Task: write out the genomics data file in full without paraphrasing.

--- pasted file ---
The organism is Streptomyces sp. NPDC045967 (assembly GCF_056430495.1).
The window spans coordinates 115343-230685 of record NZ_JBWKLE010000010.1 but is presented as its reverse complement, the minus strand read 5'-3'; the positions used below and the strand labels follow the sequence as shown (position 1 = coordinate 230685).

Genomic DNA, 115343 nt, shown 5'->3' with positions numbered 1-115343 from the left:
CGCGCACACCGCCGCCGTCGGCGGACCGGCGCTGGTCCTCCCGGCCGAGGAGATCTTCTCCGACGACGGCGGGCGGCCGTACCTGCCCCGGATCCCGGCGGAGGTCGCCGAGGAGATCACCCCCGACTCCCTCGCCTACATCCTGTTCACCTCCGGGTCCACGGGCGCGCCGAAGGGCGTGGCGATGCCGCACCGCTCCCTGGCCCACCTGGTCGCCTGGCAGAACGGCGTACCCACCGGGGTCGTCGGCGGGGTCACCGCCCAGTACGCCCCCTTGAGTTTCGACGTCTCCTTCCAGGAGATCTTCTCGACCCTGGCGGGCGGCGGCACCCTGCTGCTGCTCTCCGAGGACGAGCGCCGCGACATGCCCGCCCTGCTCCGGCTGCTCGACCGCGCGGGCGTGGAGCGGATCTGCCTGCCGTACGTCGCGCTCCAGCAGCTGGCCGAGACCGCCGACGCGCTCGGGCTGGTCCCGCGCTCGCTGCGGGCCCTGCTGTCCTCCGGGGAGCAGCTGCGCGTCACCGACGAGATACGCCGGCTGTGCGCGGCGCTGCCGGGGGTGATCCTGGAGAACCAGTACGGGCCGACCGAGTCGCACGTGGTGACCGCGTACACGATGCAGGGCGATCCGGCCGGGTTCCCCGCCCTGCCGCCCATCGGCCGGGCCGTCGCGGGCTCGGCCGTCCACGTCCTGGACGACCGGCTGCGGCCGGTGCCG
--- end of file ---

The organism is Streptomyces sp. NPDC045967 (assembly GCF_056430495.1).
The window spans coordinates 115343-230685 of record NZ_JBWKLE010000010.1 but is presented as its reverse complement, the minus strand read 5'-3'; the positions used below and the strand labels follow the sequence as shown (position 1 = coordinate 230685).

Genomic DNA, 115343 nt, shown 5'->3' with positions numbered 1-115343 from the left:
CGCGCACACCGCCGCCGTCGGCGGACCGGCGCTGGTCCTCCCGGCCGAGGAGATCTTCTCCGACGACGGCGGGCGGCCGTACCTGCCCCGGATCCCGGCGGAGGTCGCCGAGGAGATCACCCCCGACTCCCTCGCCTACATCCTGTTCACCTCCGGGTCCACGGGCGCGCCGAAGGGCGTGGCGATGCCGCACCGCTCCCTGGCCCACCTGGTCGCCTGGCAGAACGGCGTACCCACCGGGGTCGTCGGCGGGGTCACCGCCCAGTACGCCCCCTTGAGTTTCGACGTCTCCTTCCAGGAGATCTTCTCGACCCTGGCGGGCGGCGGCACCCTGCTGCTGCTCTCCGAGGACGAGCGCCGCGACATGCCCGCCCTGCTCCGGCTGCTCGACCGCGCGGGCGTGGAGCGGATCTGCCTGCCGTACGTCGCGCTCCAGCAGCTGGCCGAGACCGCCGACGCGCTCGGGCTGGTCCCGCGCTCGCTGCGGGCCCTGCTGTCCTCCGGGGAGCAGCTGCGCGTCACCGACGAGATACGCCGGCTGTGCGCGGCGCTGCCGGGGGTGATCCTGGAGAACCAGTACGGGCCGACCGAGTCGCACGTGGTGACCGCGTACACGATGCAGGGCGATCCGGCCGGGTTCCCCGCCCTGCCGCCCATCGGCCGGGCCGTCGCGGGCTCGGCCGTCCACGTCCTGGACGACCGGCTGCGGCCGGTGCCG